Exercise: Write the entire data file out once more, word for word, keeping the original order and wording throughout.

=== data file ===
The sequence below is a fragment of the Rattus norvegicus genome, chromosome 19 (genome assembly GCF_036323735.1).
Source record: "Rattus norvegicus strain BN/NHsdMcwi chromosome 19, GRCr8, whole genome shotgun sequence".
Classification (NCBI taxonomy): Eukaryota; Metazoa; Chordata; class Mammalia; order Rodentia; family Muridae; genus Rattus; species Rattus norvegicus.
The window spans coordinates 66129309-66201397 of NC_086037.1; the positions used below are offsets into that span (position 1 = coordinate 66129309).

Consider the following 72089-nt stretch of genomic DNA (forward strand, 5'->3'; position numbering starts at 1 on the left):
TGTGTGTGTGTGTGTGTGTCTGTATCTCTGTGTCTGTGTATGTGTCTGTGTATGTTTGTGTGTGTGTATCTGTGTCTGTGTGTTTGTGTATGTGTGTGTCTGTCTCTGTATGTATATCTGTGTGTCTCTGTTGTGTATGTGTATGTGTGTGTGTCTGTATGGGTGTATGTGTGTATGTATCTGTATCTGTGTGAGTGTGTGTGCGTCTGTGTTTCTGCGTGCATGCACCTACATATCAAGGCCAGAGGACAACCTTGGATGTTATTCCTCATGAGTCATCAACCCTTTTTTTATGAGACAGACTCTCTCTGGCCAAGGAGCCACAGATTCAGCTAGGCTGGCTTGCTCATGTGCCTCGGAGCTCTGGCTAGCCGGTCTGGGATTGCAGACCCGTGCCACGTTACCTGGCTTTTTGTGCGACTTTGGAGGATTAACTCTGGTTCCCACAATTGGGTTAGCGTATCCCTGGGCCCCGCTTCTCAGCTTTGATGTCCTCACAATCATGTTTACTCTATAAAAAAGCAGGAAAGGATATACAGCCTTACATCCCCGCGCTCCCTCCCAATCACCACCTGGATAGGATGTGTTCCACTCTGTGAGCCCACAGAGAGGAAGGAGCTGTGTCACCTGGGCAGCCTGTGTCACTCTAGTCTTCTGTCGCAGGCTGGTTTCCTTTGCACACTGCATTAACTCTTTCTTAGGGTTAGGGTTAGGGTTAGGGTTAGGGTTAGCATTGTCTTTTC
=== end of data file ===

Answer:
The sequence below is a fragment of the Rattus norvegicus genome, chromosome 19 (genome assembly GCF_036323735.1).
Source record: "Rattus norvegicus strain BN/NHsdMcwi chromosome 19, GRCr8, whole genome shotgun sequence".
Classification (NCBI taxonomy): Eukaryota; Metazoa; Chordata; class Mammalia; order Rodentia; family Muridae; genus Rattus; species Rattus norvegicus.
The window spans coordinates 66129309-66201397 of NC_086037.1; the positions used below are offsets into that span (position 1 = coordinate 66129309).

Consider the following 72089-nt stretch of genomic DNA (forward strand, 5'->3'; position numbering starts at 1 on the left):
TGTGTGTGTGTGTGTGTGTCTGTATCTCTGTGTCTGTGTATGTGTCTGTGTATGTTTGTGTGTGTGTATCTGTGTCTGTGTGTTTGTGTATGTGTGTGTCTGTCTCTGTATGTATATCTGTGTGTCTCTGTTGTGTATGTGTATGTGTGTGTGTCTGTATGGGTGTATGTGTGTATGTATCTGTATCTGTGTGAGTGTGTGTGCGTCTGTGTTTCTGCGTGCATGCACCTACATATCAAGGCCAGAGGACAACCTTGGATGTTATTCCTCATGAGTCATCAACCCTTTTTTTATGAGACAGACTCTCTCTGGCCAAGGAGCCACAGATTCAGCTAGGCTGGCTTGCTCATGTGCCTCGGAGCTCTGGCTAGCCGGTCTGGGATTGCAGACCCGTGCCACGTTACCTGGCTTTTTGTGCGACTTTGGAGGATTAACTCTGGTTCCCACAATTGGGTTAGCGTATCCCTGGGCCCCGCTTCTCAGCTTTGATGTCCTCACAATCATGTTTACTCTATAAAAAAGCAGGAAAGGATATACAGCCTTACATCCCCGCGCTCCCTCCCAATCACCACCTGGATAGGATGTGTTCCACTCTGTGAGCCCACAGAGAGGAAGGAGCTGTGTCACCTGGGCAGCCTGTGTCACTCTAGTCTTCTGTCGCAGGCTGGTTTCCTTTGCACACTGCATTAACTCTTTCTTAGGGTTAGGGTTAGGGTTAGGGTTAGGGTTAGCATTGTCTTTTC